I have had the idea in my head for a long time, and my former boss, Eyal Yanilov, wasn’t convinced, so I dropped it at the time. But those of us who understand are kettlebell instructors and Krav Maga instructors. We look at kettlebells as a complementary subject or system. But, it was never endorsed by that Krav Maga organization. Later on I continued with IKMF with another boss, but he also did not want to do any training beyond Krav Maga. But now I have the perfect opportunity because I have created my own Krav Maga organization. Now I can do whatever I want—and because I know kettlebells are really great for health and for the Krav Maga training, I can make it happen. Now it’s my decision and no one will tell me not to do it!

I am looking forward to seeing how it will work. Over the years which I’ve been training kettlebells and Krav Maga, people have asked me about them and then started using them as well. There are so many people in Krav Maga who have started using kettlebells because of me. I can think of many off the top of my head, including Matt Beecroft in Australia. He started with kettlebells because during a seminar he saw me training with them and was very curious. I told him he should do it and he did. Now I can actually tell people, this is Krav Maga, and kettlebells are a complementary system. This will help instructors bring in students for kettlebells and Krav Maga—they will have the whole package with self defense and physical fitness. And it will be endorsed by our organization.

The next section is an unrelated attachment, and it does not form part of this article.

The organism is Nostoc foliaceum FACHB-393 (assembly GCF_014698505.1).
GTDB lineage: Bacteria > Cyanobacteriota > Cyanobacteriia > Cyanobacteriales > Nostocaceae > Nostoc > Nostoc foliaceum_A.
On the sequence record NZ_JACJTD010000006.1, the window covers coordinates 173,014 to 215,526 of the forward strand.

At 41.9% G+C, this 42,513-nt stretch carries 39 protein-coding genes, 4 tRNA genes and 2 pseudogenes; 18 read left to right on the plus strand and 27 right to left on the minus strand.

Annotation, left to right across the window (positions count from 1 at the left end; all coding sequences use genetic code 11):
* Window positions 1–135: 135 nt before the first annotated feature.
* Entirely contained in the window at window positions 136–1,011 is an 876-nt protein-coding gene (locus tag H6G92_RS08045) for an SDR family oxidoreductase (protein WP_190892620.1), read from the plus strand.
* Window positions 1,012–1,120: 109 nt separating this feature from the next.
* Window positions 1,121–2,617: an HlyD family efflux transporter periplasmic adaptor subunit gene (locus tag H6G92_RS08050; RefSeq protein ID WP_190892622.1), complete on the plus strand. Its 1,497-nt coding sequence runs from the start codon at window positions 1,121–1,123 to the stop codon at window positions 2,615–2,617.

Dragon Door: Earlier you mentioned snatches, swings, get-ups, and clean and press, what are the best kettlebell exercises for Krav Maga?